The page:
Two European Union Parliament committees voted on March 31 to forward proposed legislation that would remove all privacy from cryptocurrency transactions. But the industry believes that this move would hinder innovation and infringe on people’s privacy.
With 93 votes in favour and 14 abstentions, the Committee on Economic and Monetary Affairs (ECON) and the Committee on Civil Liberties (LIBE) voted to adopt draft legislation aimed at reducing crime.
The proposals aim to extend anti-money laundering (AML) requirements that apply to traditional payments of more than EUR 1,000 ($1,114) to the crypto sector.
They also raise the bar for crypto payments, requiring payers and recipients of even the smallest crypto transactions to be identified, including those involving unhosted or self-hosted wallets. Further measures under consideration could cut off unregulated crypto exchanges from the traditional financial system.
In December the authorities said that they wanted to eliminate the EUR 1,000 threshold for cryptocurrency, citing the ease with which digital payments can circumvent the limit, and include private wallets that are not operated by regulated crypto asset providers.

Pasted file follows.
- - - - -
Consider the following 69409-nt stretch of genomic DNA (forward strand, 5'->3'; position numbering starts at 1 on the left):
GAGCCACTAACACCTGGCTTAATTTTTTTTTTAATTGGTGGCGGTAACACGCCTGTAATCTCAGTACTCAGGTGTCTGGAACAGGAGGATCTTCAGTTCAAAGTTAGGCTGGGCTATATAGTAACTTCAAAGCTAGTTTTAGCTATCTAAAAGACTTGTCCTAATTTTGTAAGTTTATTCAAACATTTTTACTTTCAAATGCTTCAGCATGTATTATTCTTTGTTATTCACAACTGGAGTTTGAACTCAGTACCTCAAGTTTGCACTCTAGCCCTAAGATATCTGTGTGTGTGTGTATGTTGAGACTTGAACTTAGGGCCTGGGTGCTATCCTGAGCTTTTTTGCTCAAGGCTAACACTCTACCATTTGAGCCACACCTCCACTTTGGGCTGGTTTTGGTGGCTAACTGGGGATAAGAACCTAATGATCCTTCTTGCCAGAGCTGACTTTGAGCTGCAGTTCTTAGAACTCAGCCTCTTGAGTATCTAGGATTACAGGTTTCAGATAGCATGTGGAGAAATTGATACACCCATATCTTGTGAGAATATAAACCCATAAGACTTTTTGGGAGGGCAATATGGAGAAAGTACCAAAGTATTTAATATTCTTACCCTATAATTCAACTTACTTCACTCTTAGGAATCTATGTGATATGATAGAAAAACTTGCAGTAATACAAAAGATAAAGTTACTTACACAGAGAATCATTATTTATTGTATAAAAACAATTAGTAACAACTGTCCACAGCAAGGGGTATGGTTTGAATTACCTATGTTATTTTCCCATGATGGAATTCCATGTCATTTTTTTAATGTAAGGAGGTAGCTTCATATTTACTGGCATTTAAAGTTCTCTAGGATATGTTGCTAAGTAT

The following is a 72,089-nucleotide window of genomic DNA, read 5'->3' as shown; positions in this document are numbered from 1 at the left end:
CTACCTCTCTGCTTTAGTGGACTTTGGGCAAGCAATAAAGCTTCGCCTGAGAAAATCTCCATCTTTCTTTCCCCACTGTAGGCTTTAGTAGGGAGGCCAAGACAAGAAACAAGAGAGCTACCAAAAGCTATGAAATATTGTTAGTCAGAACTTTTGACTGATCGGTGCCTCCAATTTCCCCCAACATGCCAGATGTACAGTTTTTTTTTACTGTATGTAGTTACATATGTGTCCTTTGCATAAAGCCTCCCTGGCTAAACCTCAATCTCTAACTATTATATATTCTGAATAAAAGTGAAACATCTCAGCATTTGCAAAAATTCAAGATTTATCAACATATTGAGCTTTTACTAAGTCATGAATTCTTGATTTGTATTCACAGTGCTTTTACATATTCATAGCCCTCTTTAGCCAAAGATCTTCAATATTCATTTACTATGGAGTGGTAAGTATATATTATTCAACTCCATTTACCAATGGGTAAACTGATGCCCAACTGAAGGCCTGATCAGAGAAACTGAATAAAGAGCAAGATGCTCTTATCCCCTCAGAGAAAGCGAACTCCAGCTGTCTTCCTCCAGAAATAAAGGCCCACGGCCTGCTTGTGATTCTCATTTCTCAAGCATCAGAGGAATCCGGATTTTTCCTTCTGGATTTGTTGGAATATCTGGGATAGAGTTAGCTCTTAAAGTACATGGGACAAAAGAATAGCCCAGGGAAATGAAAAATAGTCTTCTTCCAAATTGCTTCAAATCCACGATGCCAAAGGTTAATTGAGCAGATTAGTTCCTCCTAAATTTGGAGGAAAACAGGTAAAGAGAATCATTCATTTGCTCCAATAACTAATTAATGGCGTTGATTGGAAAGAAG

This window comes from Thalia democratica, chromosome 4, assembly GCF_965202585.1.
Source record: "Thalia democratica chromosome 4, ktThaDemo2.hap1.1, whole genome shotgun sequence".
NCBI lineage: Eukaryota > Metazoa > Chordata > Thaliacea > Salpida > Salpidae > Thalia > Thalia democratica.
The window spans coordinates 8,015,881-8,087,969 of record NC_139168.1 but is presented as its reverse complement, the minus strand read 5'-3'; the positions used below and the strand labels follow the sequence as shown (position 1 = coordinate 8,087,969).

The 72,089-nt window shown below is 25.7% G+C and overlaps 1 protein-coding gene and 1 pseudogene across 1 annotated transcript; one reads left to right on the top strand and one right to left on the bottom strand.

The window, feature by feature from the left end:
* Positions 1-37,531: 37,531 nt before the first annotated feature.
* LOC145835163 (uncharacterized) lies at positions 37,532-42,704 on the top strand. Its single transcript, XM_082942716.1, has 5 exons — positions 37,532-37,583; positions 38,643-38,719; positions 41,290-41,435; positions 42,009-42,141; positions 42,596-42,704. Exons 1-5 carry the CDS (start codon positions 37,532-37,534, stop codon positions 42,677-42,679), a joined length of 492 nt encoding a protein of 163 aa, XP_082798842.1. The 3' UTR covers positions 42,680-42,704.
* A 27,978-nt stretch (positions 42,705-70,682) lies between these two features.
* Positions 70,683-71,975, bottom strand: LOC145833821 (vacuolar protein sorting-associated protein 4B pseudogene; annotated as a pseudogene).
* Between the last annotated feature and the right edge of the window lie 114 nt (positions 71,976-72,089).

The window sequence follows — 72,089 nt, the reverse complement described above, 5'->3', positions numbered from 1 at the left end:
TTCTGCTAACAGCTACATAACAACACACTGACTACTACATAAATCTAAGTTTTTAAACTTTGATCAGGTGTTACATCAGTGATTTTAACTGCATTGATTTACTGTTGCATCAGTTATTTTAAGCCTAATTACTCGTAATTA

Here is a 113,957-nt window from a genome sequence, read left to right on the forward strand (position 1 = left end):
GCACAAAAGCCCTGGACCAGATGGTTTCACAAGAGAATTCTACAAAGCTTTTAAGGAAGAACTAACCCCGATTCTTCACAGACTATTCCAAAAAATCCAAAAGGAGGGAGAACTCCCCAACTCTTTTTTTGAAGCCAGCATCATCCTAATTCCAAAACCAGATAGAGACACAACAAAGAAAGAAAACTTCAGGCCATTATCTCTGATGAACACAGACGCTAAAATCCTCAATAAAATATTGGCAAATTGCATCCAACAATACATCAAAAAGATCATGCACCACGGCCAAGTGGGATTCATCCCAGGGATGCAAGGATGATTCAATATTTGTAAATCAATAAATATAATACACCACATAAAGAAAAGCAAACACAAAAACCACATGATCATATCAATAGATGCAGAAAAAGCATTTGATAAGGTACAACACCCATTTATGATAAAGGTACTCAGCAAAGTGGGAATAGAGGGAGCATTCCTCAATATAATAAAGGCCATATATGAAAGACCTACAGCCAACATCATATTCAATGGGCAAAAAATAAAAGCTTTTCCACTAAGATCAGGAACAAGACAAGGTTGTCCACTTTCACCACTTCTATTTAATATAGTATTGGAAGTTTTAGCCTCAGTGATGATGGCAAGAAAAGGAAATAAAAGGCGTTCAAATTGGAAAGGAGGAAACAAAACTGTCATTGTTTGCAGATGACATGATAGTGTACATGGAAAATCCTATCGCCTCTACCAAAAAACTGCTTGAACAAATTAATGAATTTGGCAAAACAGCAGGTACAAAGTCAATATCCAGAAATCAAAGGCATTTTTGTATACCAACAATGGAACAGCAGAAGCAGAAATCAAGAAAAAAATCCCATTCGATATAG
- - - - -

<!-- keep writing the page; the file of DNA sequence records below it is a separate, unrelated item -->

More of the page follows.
However, many of the more contentious changes were opposed by members of the centre-right European People’s Party (EPP), who condemned what they called a “de facto ban on self-hosted wallets".
A separate legal proposal presented on March 31 would prohibit transfers to “non-compliant" crypto service providers, such as those operating in the EU without authorisation or those not linked with or based in any state.
“Under the new requirements agreed by MEPs, all transfers of crypto-assets will have to include information on the source of the asset and its beneficiary, information that is to be made available to the competent authorities," reads a statement the European Parliament released on its website.
Despite opposition from significant sector players such as Coinbase and legal experts who cautioned that unduly harsh privacy violations could face legal challenges in EU courts, the vote passed.
According to the new legislation, Coinbase would have to disclose to the authorities any time a customer acquired more than EUR 1,000 in crypto via a self-hosted wallet, according to the exchange’s CEO Brian Armstrong.
He wrote in a tweet: “Moreover, any time you receive 1,000 euros or more in crypto from a self-hosted wallet, Coinbase will be required to report you to the authorities. This applies even if there is no indication of suspicious activity.”
On the other hand, one of the bill’s supporters stated that traceability is critical.
As reported, Ernest Urtasun, co-rapporteur for the ECON said in a statement, “As illustrated by all the recent money-laundering scandals, from the Panama Papers to the Pandora Papers, criminals thrive where rules allowing for confidentiality allow for secrecy and anonymity."
Members of Parliament will negotiate the final legislative language with member governments. The measure is expected to be voted on by the European Parliament in April this year.